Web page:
"Have suitcase, will travel"

Plant vacationing at resort
In fact, it's time to treat your hard, working geraniums in the garden to a vacation....send them somewhere warm and dry...inside!  For three options on over-wintering geraniums, click here.

Wednesday, October 5, 2011

The Dirt on....

...Plant your spring bulbs now.  Outdoors in the garden...yes, of course but why not in containers? 
Bulbs that are comfortable in containers include:
  • Anemone blanda (windflower): whites, pinks, purples, magentas 

  • Chionodoxa (glory of the snow): blues, pinks 

  • Crocus (all species and Dutch crocus cultivars): purples, blues, whites, yellows, two tones

  • Galanthus (snowdrop): white 

  • Hyacinthus (hyacinth): whites, purples, blues, pinks, salmon, yellows 

  • Iris danfordiae , Iris reticulata (miniature irises): purples, blues
  • Muscari (grape hyacinth): purples, blues, whites, two-tones

  • Narcissus (daffodil): whites, yellows, salmon, orange, as well as combinations of these

  • Puschkinia (puschkinia): whites, light blue 

  • Tulipa (tulip): endless color choices – from white to nearly black
Check out Eternal Seed, Springtime Nursery, and Mother Nature for your spring bulb selection now and then get planting. 

Need inspiration?...

tulips in ceramic container

spring bulb container by Lou Paun
spring bulb grouping in terracotta pots
colourful spring bulb grouping

spring bulb container from Canadian Gardening

For an informative article on spring bulbs in containers, click here.

Tuesday, October 4, 2011

PRGC Calendar

The Edible Landscape

"What permaculturists are doing is the most important activity that any group is doing on the planet. We don't know what details of a truly sustainable future are going to be like, but we need options, we need people experimenting in all kinds of ways and permaculturists are one of the critical gangs that are doing that."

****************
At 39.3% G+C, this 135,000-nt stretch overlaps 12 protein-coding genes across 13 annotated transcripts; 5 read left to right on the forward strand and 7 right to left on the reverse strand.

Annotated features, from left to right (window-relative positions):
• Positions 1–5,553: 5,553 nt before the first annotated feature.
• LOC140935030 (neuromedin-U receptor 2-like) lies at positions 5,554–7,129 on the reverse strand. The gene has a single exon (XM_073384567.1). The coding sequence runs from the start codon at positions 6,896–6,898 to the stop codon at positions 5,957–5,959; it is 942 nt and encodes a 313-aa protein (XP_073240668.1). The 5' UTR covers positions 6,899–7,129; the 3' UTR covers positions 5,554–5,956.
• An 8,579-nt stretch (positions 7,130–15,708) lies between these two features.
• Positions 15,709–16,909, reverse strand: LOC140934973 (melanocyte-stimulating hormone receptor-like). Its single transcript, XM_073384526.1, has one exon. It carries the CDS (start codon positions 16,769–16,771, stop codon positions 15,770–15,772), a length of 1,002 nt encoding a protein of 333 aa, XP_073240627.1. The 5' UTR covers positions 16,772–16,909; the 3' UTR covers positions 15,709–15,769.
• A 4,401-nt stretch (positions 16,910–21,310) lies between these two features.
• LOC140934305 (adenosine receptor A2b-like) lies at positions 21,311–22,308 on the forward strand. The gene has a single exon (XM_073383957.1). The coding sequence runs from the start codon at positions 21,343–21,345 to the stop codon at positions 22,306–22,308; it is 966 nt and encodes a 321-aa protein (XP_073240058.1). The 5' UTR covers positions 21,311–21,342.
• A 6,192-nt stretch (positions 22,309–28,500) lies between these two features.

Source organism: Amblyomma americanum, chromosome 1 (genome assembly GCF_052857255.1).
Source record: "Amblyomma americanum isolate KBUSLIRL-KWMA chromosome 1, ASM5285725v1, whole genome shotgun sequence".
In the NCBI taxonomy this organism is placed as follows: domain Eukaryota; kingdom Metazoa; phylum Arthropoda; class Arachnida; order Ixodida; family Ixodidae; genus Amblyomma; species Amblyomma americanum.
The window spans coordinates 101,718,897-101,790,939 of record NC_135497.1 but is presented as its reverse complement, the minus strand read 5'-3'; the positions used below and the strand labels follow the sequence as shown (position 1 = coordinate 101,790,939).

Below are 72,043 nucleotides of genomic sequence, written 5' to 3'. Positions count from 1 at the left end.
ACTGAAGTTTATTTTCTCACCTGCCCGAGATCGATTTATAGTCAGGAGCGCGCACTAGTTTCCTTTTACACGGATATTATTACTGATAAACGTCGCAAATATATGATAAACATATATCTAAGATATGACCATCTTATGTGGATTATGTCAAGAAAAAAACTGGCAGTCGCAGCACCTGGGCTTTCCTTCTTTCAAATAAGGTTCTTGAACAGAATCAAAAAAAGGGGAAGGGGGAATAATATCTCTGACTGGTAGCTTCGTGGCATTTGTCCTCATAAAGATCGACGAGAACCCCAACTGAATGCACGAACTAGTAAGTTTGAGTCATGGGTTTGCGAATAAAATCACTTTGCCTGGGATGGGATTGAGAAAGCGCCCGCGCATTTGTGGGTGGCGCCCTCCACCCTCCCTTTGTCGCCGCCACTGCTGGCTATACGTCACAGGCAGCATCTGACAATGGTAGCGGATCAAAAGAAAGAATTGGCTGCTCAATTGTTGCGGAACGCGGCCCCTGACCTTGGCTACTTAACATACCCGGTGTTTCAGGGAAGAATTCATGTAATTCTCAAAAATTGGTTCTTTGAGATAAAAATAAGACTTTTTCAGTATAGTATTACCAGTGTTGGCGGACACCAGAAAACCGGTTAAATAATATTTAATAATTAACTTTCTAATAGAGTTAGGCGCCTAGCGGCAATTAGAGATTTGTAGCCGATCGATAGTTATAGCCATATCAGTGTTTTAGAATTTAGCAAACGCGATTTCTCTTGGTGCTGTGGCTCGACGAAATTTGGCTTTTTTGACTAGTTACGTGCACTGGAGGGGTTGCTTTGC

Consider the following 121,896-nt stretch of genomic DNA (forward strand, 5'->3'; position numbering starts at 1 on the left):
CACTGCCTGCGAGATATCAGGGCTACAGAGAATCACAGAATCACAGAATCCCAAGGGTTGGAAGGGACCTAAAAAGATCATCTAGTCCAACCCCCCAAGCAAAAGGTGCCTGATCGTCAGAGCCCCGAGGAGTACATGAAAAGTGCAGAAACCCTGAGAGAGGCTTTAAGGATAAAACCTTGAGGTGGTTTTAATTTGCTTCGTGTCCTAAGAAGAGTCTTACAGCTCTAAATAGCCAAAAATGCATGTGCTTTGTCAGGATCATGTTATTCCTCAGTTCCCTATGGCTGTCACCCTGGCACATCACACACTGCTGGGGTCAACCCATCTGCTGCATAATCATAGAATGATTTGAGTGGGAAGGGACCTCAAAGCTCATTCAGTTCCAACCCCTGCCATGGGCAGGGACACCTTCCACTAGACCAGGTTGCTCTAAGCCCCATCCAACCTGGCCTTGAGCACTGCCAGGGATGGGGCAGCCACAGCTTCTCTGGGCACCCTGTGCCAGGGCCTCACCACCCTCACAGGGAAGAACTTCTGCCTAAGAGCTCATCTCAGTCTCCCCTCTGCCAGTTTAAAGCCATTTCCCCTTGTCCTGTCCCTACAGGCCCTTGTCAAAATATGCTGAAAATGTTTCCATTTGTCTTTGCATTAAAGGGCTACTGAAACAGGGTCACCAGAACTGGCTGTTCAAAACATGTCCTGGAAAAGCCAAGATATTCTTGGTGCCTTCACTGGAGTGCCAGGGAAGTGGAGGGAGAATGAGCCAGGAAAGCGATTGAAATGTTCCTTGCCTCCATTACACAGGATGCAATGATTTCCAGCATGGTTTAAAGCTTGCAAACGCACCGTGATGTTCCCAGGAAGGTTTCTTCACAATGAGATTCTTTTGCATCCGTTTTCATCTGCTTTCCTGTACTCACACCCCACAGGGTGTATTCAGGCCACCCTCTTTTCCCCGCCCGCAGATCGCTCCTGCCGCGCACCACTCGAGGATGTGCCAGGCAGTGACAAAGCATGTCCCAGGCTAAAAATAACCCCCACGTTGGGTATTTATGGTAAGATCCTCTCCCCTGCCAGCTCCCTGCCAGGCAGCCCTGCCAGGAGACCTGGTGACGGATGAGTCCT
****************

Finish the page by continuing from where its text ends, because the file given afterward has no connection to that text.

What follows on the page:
Dr. David Suzuki, geneticist, broadcaster and international environmental advocate

Ron Berezan, Guest Speaker at Powell River Garden Club's (PRGC) first meeting of the 2011-2012 season and an enthusiastic teacher of permaculture and organic gardening methods, is a member of that 'critical gang' mentioned by Dr. Suzuki.  Ron's presentation, The Edible Landscape, captivated the interest of the 70 Club members present at the September 27th meeting. 

Ron is offering the first ever Permaculture Design Certificate (PDC) to the community of Powell River called, "Creating Community Abundance ." 
Based on the international 72 hour permaculture design curriculum, this course will be spread out over four seasons, with four 3 day weekends beginning November 18 - 20, 2011. This intense and inspiring program will provide the knowledge and tools for you, your family and your community to move boldly down the path towards self-sufficiency, resilience and community abundance.   Included in this adventure of discovery will be:
  • Permaculture design ethics and principles
  • Methods of design and ecological patterns
  • Annual and perennial food growing and preserving strategies
  • Animals in rural and urban areas
  • Soil, water and energy systems
  • Appropriate technologies and green building
  • Ecosystems and ecological restoration
  • Settlement design and community strategies
  • Alternative economies and resilience
  • And much more...!
For more information, contact Ron Berezan,, 604.223.4800 or Erin Innes,, 778.707.4848.